Stuck? Feeling pressure to perform? Time fleeting? Deadline looming?
Perhaps you're responsible for three fabulous concepts that will drive the marketing of a new retail product line. Or you're charged with redesigning the controversial homepage of an e-commerce Web site. Or you need to present several great options for a new business name—with an accompanying tagline. Or everyone's looking to you to develop that emotionally appealing campaign theme that will boost a sagging fundraising effort.
Every one of those tasks demands innovation and its sidekick: inspiration.
"You can't sit around and wait for inspiration," said Jack London. "You have to go after it with a club."
Pick up your club (your pencil, your laptop, your sketchbook) and let's go. Whatever your particular challenge, these 10 strategies can help you innovate—on a deadline.
1. Zero in
What, exactly, is the task before you? State it clearly—in one sentence, if possible. This may take time, but it's worth it. "A problem well-stated is half-solved," said American pragmatist John Dewey.
2. Take off
Start thinking and don't hold back. Write or sketch everything that comes to mind. Don't get hung up on the right answer. There isn't one.
Not comfortable free-associating? Then force yourself to think in patterns: What's similar? What's opposite? What's more specific? What's more general? What does it look like, sound like, smell like?
Think hard, but go fast. And don't get too fond of anything yet.
3. Talk it over
Grab a colleague. Lose your ego. Brainstorm together, leapfrogging off each other's ideas. Innovation and collaboration are best friends.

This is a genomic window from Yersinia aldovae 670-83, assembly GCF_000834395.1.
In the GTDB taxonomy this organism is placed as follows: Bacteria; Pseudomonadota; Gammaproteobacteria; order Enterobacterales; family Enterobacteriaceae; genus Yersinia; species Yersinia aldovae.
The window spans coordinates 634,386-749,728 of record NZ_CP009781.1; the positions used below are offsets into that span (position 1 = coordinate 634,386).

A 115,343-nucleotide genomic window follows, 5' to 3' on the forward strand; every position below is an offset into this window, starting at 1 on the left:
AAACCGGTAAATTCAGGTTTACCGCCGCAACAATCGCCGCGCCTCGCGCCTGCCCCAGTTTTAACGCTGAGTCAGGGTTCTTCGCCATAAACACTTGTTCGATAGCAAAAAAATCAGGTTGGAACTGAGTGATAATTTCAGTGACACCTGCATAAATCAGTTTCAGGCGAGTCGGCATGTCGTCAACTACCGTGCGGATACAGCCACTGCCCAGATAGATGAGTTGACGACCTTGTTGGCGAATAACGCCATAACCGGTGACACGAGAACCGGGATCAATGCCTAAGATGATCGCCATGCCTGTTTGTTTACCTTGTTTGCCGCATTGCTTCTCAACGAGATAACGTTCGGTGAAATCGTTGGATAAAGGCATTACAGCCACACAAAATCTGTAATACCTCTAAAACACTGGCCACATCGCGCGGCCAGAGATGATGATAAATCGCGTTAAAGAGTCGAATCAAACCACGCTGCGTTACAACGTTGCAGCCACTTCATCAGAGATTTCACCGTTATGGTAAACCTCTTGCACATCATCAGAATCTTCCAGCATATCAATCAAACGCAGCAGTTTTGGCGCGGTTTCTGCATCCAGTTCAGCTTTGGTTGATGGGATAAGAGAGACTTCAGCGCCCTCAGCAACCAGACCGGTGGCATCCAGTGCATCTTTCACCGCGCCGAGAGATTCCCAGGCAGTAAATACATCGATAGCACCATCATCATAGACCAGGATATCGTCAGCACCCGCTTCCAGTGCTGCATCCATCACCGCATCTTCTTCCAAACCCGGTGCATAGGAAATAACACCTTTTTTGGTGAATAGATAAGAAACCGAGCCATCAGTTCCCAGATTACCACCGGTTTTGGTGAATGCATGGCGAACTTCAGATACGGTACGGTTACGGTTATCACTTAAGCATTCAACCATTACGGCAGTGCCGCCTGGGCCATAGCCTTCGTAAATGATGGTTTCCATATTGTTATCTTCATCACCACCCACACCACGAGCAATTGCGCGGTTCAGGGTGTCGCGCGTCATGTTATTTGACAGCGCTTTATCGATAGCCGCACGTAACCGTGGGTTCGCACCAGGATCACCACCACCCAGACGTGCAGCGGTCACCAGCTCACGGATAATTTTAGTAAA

4. Avoid the cops
Don't police yourself. And don't let other people police you, either. We've all met them: those with strong opinions, but no ideas. Ask them, politely, to leave. They can help later (perhaps), when it's time to refine your top choices.
"Big ideas are so hard to recognize, so fragile, so easy to kill," said John Elliot, former chairman of Ogilvy & Mather. "Don't forget that, all of you who don't have any of them."
5. Get reckless
Those ideas of yours? Scramble them. Those images you gathered? Rearrange them. What you created in sequence should now be taken apart.
Let's say you have a long list of names—in the order you generated them. Randomize the list, or put it in alphabetical order. You'll get a whole new perspective. And even more ideas.
6. Zone out
Ignore whatever needs solving. Immerse yourself in something entirely different. Read a book or browse through a magazine completely unrelated to your task. Listen to your iPod. Visit a different part of town.
Let some time pass. (Yes, even if you're facing a deadline.) If you've done the work in steps one through five above, your subconscious will pick up where you left off. Just make sure you have a notepad handy.
Paul Williams, founder of Idea Sandbox, advocates carrying an "idea journal" all times. It's good advice.
7. Narrow in
Pull out all your ideas and study them. Select the three best. Be decisive. You simply cannot use everything you created. (It's okay to grieve.) Then circle back to the problem statement you created in step one. Do the ideas still work? (You're nodding yes.)
If the answer is no, go back to step two and start over.
8. Get rational
Write rationales that prove the merit of the three ideas you selected. Explain how they attract your target audience. Communicate your value proposition. Clobber your competition. If you can convince yourself, you can convince others.
9. Polish and persuade
Polish your three chosen ideas, without overworking them. Add a bit more detail, consider them in a larger context, spin them out in new directions. Do they hold their own? Present them—formally—to the key decision makers.
10. Decide to decide
Here's the fun part: Get the group to commit to one idea. Don't waffle. One great idea is all you really need.